Friday, October 16, 2015

Giuliana Tesoro

From Wikipedia, the free encyclopedia
For other uses, see Tesoro (disambiguation).
Giuliana Cavaglieri Tesoro
Giuliana Tesoro.jpg
BornGiuliana Cavaglieri
June 1, 1921
Venice, Italy
DiedSeptember 29, 2002 (aged 81)
Dobbs Ferry, New York
OccupationOrganic chemist, polymer chemist, inventor, and professor
Known forInvention of fire-retardant fabrics
Dr. Giuliana Tesoro (née Cavaglieri) (1921–2002) was born in VeniceItaly in 1921. She moved to the U.S. in 1939 during the Benito Mussolini era. She was a prolific organic chemist with more than 125 U.S. patents. She made a number of contributions to the fiber and textile industry. Perhaps one of her most well-known inventions is the flame-retardant fiber. She died on September 29, 2002 in Dobbs Ferry, New York at the age of 81.[1][2]

Education and professional experience[edit]

Giuliana Cavaglieri was born in 1921 in Venice into a Jewish family. Her father, Gino Cavaglieri, managed an insurance firm; he died when Giuliana was only twelve. In 1938, after completing her high school education, she was denied access to Italy's university system due to the promulgation of the Fascist Racial Laws. She moved to Switzerland first and then in 1939 to the United States.[3]
In the United States she was allowed to enter Yale University's graduate program and completed it in record time. In 1943, at the age of 21,[4] Cavaglieri received her Ph.D. in Organic Chemistry. The same year she married Victor Tesoro, with whom she would have two children.[3]
Following her marriage, Giuliana Cavaglieri Tesoro worked summers for Calico Chemical Company before accepting a position as research chemist at Onyx Oil and Chemical Company in 1944. Here she was promoted to head of the organic synthesis department in 1946, assistant director of research in 1955, and associate director in 1957. She was then appointed assistant director of organic research for J.P. Stevens & Company. Late she moved to the Textile Research Institute for two years. In 1969, she accepted a position as senior chemist at Burlington Industries and was appointed director of chemical research in 1971.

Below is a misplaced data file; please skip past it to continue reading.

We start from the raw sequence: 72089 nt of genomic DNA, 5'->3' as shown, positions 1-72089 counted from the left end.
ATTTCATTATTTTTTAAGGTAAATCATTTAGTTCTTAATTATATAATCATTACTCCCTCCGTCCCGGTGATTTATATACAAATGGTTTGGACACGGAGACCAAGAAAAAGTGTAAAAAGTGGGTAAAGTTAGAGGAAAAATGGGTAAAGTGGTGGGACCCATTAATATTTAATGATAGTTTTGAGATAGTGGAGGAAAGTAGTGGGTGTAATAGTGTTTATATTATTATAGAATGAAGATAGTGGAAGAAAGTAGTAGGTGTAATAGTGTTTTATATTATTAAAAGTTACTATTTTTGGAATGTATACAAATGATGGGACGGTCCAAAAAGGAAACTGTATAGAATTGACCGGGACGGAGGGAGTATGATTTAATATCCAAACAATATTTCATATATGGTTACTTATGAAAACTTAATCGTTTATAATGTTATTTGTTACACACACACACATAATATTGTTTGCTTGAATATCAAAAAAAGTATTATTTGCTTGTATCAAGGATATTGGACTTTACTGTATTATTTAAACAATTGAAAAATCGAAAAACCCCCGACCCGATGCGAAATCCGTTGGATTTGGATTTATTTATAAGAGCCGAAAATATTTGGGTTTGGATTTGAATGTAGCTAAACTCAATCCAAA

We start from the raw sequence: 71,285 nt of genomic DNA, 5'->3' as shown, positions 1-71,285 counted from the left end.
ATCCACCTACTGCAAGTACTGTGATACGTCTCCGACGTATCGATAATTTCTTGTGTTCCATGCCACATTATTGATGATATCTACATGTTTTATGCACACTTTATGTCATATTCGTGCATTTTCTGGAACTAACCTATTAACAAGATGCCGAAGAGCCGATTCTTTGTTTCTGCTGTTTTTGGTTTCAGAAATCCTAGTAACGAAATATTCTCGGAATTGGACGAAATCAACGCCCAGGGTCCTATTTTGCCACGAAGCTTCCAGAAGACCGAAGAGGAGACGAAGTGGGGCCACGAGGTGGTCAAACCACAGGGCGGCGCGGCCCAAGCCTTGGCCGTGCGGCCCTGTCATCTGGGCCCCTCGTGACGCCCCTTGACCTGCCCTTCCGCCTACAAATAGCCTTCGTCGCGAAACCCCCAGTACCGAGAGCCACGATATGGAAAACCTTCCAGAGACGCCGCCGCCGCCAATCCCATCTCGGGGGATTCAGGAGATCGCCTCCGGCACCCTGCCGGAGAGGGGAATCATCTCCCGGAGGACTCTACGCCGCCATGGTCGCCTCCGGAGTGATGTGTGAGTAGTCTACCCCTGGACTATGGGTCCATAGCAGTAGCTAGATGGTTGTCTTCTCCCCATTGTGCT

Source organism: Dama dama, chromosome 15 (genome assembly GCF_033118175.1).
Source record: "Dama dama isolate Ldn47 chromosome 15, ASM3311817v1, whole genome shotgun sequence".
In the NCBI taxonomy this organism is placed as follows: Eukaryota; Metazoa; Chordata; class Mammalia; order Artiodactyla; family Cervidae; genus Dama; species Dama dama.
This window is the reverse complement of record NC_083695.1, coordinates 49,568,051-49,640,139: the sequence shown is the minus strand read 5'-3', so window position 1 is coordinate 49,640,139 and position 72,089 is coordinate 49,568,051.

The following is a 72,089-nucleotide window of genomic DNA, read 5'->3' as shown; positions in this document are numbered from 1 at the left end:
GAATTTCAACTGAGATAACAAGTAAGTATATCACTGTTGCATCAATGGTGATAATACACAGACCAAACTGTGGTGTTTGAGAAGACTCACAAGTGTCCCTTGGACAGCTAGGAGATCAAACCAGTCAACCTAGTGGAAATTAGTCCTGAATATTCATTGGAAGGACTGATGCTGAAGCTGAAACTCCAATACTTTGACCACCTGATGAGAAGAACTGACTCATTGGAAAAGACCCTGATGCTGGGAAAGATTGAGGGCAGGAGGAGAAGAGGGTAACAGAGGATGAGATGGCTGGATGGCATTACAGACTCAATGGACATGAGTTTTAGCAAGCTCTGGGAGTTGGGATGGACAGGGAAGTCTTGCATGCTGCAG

In 1972 she accepted a post as Visiting Professor at the Massachusetts Institute of Technology, where she taught until 1976, remaining on the Faculty as adjunct professor and senior research scientist until 1982.[5] She was then appointed research professor at Polytechnic Institute of New York University in Brooklyn, New York in 1982 and retired from there in 1996.[1][6]

Contributions to chemistry and textiles[edit]

Tesoro made a number of advances in textile processing and organic compounds that improved textile performance for everyday consumers as well as efficiency for manufacturing systems. She developed flame-resistant fibers, designed ways to prevent static accumulation in synthetic fibers, and created improved permanent press properties for textiles.[1]

List of committees and awards[edit]

Tesoro was a member of several committees of National Academy of Sciences and the National Research Council concerning toxic materials and fire safety. Other committees she was a part of include: the Fiber Society, founder/president in 1974, the American Chemical Society, the American Association of Textile Chemists and Colorists, the American Institute of Chemists, and the American Association for the Advancement of Science.[6] In 1963, Tesoro was awarded the Olney Medal of the American Association of Textile Chemists and Colorists. She was the recipient of the Society of Women Engineers’ Achievement Award in 1978.[4]


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Dr. Giuliana Tesoro

Dr. Giuliana Tesoro
Did you know that there was a famous woman inventor who obtained more than one hundred and twenty-five patents? Her name was Giuliana Tesoro, and she helped to make great strides in the field of fiber and textile chemistry.

With a Ph.D. in organic chemistry from Yale University, she was able to work in many areas of chemistry for industrial companies. She also held a position as a research professor at Polytechnic University in Brooklyn, New York.

Through her work and research, she developed processes to prevent static accumulation in synthetic fibers, designed flame-resistant fibers, pioneered improved permanent press properties for textiles and discovered ways to make new manufacturing projects run at peak operation and efficiency. Tesoro held her more than one hundred twenty-five patents in areas related to organic compounds and textile processing.

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